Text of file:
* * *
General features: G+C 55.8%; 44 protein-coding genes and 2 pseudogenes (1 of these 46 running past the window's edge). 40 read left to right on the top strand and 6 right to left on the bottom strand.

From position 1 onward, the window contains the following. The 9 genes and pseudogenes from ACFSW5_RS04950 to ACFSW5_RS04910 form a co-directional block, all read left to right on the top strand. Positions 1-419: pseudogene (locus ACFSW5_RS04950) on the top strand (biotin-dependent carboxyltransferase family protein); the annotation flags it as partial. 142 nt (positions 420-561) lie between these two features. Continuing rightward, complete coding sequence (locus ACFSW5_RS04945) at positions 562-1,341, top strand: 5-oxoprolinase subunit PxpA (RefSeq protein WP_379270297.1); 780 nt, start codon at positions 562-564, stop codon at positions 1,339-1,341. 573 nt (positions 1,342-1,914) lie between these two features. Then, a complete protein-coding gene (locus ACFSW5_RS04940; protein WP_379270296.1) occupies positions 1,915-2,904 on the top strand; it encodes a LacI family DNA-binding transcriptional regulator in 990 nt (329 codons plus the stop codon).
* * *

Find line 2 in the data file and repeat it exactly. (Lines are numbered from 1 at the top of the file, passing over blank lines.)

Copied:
From position 1 onward, the window contains the following. The 9 genes and pseudogenes from ACFSW5_RS04950 to ACFSW5_RS04910 form a co-directional block, all read left to right on the top strand. Positions 1-419: pseudogene (locus ACFSW5_RS04950) on the top strand (biotin-dependent carboxyltransferase family protein); the annotation flags it as partial. 142 nt (positions 420-561) lie between these two features. Continuing rightward, complete coding sequence (locus ACFSW5_RS04945) at positions 562-1,341, top strand: 5-oxoprolinase subunit PxpA (RefSeq protein WP_379270297.1); 780 nt, start codon at positions 562-564, stop codon at positions 1,339-1,341. 573 nt (positions 1,342-1,914) lie between these two features. Then, a complete protein-coding gene (locus ACFSW5_RS04940; protein WP_379270296.1) occupies positions 1,915-2,904 on the top strand; it encodes a LacI family DNA-binding transcriptional regulator in 990 nt (329 codons plus the stop codon).